IT is, no doubt, alongside thousands of other registered voters that I have received notice from government, by registered post, to the effect that it believes I am not entitled to be registered and further, that I am not qualified to be so. The stated grounds are that I am no longer a citizen of Zimbabwe. Although the latter contention is correct, I would expect someone describing themselves as a constituency registrar to be aware of the fact that other persons, apart from citizens, may exercise a right to vote.

For example, I am a permanent resident of this country and have de facto been so since 1954. As such I believe I am empowered to vote and if that is indeed the case I object strongly to being wilfully subjected to what I view as nothing less than harassment and a pathetic, officially-inspired attempt at electoral fraud in stating otherwise.

Government holds manifold records to show my status and if they can refer so readily to the one, then, with minimal effort, I'm sure, they can seek the others. That is the first point.

The second matter to which I draw attention, concerns the continuation of this unnecessary, obstructive, time-consuming, and, it bears repeating, act of fraudulent intent, by informing me that unless I give written notice of appeal within seven days of the date shown on the notice of objection, January 25, my claim to be a voter will be rejected and I will be struck off the roll.

Many might just accept their "disqualification", but if they don't redress it, it is being effectively denied anyway. This is because, apart from government being well aware of the deficiencies and vagaries of its own postal system, both of which conspire against timely delivery, there is what appears to be a deliberate doctoring of dates and timing which has made it quite impossible to meet the deadline imposed.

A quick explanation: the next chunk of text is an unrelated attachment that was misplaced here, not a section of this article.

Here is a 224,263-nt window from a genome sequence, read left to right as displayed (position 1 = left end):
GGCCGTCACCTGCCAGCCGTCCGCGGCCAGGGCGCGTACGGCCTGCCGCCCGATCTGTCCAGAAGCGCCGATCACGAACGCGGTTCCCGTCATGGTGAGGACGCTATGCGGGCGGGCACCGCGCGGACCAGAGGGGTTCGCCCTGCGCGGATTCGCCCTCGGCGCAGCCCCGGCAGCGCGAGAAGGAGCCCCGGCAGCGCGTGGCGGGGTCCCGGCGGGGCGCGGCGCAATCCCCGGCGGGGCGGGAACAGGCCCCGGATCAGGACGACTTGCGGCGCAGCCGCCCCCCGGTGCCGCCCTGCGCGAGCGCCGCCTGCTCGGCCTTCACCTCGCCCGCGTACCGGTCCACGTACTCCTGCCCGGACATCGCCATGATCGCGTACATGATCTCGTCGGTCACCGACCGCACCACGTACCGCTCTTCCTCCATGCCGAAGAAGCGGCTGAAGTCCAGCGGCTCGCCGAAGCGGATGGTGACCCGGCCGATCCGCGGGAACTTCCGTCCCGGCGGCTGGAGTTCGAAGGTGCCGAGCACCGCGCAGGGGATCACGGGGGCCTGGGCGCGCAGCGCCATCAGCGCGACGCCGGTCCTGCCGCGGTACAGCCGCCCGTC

I have spoken to over a dozen similarly affected people and in each and every case, as with me, the notification was received at the expiry of the ultimatum. With exactly the same dates involved, in each case, is this not odd indeed?

My particular envelope was date-stamped by its issuer the next day (a Saturday incidentally) and was franked by Causeway post office on the Monday following, January 28. The certificate of posting a registered article was dated January 31 and was delivered to me on February 1.

By then it was effectively already out of time. However, I took delivery at the first available opportunity at the opening of the Borrowdale post office on February 2. I had the item date- stamped to that effect.

On opening the letter I read that if I were to give due notice of appeal, which I clearly had not been given any reasonable opportunity of doing, along with a deposit of $50, the matter would be set down for hearing before a magistrate.

And, with the backlog in the courts, when would this likely be, I wondered? After March 10 perhaps? Another thought, a magistrate? On a matter involving constitutional rights?

Are these people mad, or as I have little hesitation in maintaining, plain stupid?

Pro lege,

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Zimbabwe Independent - Muckraker

Ministers serving their kids a colonial diet!

SOUTH Africa's Sunday Times has been following up stories in the Zimbabwean
media that US and EU officials are probing the existence of funds held
abroad by Zimbabwean officials.

The paper reported last weekend that some ministers had reportedly paid more
than double their annual salaries on tuition and residence fees for children
enrolled at US universities. It gave the example of Education minister
Aeneas Chigwedere who it said had a child at Harvard where fees for tuition
and accommodation start at about Z$2,3 million a year.